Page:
We could all just be morons. We could all be blind morons for not seeing it, most of the time. We should be able to look out and see colors - even the gritty, frosted white of salt on a frozen road, or the side of a car - as brilliant to behold. We should be able to hear birds squawking up in the trees above us and not only worry or grumble about the possibility of getting shit on by one of them. We should be able to stifle our sadness at a funeral for someone who lived to a rip old age and did so much, even if they meant the world to us and we'll miss them like crazy. We should understand that they, like us, only wanted the maximum days they could get to play with, and if they weren't short-changed, they loved and were loved greatly and didn't hurt too much, they got it all - everything that there is to get. We should be good with watching the spring come back to the land, after a brutal winter. We should be wise enough to not speak too much and to smile and hug readily.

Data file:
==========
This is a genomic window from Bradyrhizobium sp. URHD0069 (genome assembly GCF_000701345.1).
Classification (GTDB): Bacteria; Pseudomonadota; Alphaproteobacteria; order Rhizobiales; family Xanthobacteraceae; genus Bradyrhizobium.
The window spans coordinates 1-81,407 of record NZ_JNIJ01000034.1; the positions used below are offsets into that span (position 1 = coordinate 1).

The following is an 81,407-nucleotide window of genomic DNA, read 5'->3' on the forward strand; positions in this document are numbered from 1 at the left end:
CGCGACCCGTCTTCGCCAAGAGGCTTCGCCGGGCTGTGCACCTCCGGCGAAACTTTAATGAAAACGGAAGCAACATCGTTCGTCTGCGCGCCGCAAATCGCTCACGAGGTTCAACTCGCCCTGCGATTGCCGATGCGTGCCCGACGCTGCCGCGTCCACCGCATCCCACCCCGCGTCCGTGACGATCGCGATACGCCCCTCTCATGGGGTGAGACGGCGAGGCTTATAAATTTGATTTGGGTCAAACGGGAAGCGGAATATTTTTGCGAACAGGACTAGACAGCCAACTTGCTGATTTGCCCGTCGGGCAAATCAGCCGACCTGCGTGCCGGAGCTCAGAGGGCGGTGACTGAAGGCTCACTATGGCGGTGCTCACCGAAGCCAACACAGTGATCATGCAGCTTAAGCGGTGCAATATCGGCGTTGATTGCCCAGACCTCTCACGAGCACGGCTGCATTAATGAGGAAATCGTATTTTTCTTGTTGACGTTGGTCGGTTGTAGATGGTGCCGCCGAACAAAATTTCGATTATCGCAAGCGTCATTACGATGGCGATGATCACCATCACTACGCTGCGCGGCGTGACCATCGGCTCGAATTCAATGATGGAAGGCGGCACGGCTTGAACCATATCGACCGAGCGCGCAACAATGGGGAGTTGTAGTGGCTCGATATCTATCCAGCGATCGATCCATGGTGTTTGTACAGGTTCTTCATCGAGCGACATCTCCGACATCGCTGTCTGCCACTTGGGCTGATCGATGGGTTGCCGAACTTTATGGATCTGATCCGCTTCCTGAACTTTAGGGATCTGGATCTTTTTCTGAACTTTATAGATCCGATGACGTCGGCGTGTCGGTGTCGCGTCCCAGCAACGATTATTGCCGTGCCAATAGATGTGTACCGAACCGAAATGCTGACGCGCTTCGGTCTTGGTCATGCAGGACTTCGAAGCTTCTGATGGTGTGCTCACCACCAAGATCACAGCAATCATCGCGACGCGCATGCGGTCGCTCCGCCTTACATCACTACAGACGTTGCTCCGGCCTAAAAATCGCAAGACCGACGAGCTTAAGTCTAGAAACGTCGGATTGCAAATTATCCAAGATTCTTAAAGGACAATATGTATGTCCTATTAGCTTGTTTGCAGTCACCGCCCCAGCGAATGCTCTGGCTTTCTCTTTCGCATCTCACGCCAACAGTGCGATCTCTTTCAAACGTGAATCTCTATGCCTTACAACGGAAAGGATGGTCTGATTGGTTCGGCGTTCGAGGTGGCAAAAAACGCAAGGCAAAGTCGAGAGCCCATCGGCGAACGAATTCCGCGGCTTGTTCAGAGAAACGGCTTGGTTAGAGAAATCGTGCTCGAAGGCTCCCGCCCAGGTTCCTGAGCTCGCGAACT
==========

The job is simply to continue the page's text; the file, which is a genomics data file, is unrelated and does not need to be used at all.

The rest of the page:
JT Nero and Allison Russell, who make up the core of the Chicago-based group Birds of Chicago, seem to appreciate the little things and the bygone things. They write these picturesque songs that still deal with desperate love and the hardships that you don't have to find. They will always find you, but then you just need to find a way to quell them. All it usually takes is a dash of the bright side. It takes slicing that first ripe tomato from the summer garden. It takes drinking in a night full of friends and food and deliriously joyful talking. It takes knowing that all of this madness is beautifully meaningful - the sleepless nights, the crying, the laughing, the losing and the winning.
When Russell sings that "the years floated by like cotton seeds and now the long-legged two-stepper turns 73," she sends the words out and onto a breeze, along with those cotton seeds. It's a wonderful way to capture how old age can feel if you've gotten the most out of it. The song, "Galaxy Ballroom," feels like a place that you'd like to ascend to when your earthly waltz has come to an end. Nero and Russell make rainy and sunny days feel exactly the same - like treasures.
Birds of Chicago Official Site